Technically, the primary challenge to run multiple Java EE server instances on the same physical server is to avoid the port conflicts. Like any other server application, the Java EE application server listens on TCP/IP ports to provide services. For instance, the HTTP service listens for web requests on the 80 or 8080 port; the RMI service listens for RMI invocation requests on the 4444 port; the naming service listens on the 1099 port; etc. For the server to run properly, it must obtain exclusive control over the port it listens to. So, when you start multiple server instances on the same computer, you are likely to get port conflict errors. There are three ways to avoid port conflicts.
Using virtualization software, such as VMware and Xen, you can run multiple operating systems on the same physical server. You can run a Java EE server instance in each of those guest OSes. The benefit of this approach is its flexibility in architecture and management. Each OS virtual machine can be independently provisioned, managed, and backed up. You can also choose to run the database server, the load balancer, or other server components in their own virtual OSes. However, the drawback of this approach is that there is relatively heavy overhead to virtualize the entire OS just to run the JVM.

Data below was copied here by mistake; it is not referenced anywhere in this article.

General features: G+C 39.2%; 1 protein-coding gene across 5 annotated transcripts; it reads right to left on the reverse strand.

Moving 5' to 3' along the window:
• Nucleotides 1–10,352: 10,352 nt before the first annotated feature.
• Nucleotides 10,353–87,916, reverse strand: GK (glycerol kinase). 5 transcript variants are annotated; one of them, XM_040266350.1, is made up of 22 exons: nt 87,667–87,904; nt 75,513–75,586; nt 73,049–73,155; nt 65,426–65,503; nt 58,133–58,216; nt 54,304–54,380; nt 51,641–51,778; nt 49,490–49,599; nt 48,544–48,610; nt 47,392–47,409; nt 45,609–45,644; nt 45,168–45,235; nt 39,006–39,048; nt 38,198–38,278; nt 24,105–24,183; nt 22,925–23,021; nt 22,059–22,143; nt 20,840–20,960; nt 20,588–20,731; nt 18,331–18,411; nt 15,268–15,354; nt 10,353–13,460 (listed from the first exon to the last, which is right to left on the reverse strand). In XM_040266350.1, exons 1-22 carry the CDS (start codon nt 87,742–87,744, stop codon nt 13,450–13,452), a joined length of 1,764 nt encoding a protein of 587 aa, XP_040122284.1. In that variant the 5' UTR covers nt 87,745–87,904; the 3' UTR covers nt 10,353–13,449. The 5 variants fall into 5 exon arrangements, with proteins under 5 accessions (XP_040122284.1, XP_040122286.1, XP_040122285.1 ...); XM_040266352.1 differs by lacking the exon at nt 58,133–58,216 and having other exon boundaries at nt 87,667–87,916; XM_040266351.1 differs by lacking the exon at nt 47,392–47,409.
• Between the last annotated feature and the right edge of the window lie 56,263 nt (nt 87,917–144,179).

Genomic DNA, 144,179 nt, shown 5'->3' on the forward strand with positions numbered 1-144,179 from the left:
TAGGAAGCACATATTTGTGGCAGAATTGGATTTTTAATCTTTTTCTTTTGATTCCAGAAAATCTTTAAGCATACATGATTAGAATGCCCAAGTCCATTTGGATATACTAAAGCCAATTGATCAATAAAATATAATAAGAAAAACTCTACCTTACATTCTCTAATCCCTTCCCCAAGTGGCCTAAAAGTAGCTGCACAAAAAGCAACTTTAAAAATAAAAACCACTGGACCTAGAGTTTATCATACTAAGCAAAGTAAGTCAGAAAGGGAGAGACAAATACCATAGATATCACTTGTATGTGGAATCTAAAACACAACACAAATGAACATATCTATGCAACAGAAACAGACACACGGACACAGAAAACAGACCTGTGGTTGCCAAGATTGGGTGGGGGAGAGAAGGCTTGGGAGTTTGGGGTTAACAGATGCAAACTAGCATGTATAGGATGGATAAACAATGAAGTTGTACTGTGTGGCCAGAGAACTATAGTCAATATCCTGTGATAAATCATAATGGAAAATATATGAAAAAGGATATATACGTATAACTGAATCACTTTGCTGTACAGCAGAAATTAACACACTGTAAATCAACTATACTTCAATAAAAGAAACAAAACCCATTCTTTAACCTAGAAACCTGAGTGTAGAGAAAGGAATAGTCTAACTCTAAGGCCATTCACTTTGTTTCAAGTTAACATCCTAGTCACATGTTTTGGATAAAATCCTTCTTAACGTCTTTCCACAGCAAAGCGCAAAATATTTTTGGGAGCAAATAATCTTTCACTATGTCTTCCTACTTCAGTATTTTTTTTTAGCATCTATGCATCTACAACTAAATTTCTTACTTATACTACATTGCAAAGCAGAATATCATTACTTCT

Many Java EE servers allow you to start a server instance bound to a specific IP address. For instance, in the case of JBoss AS, you can start the server with the
run.bat -b 10.10.20.111command to start a server instance bound to IP address
10.10.20.111. You can assign multiple IP addresses to your server and then start a Java EE server instance on each of those IP address. Each server instance listens for the same port numbers on different IP addresses, and hence there is no conflict. This approach provides a good balance between server manageability and performance overhead. We recommend it if your application supports IP address binding.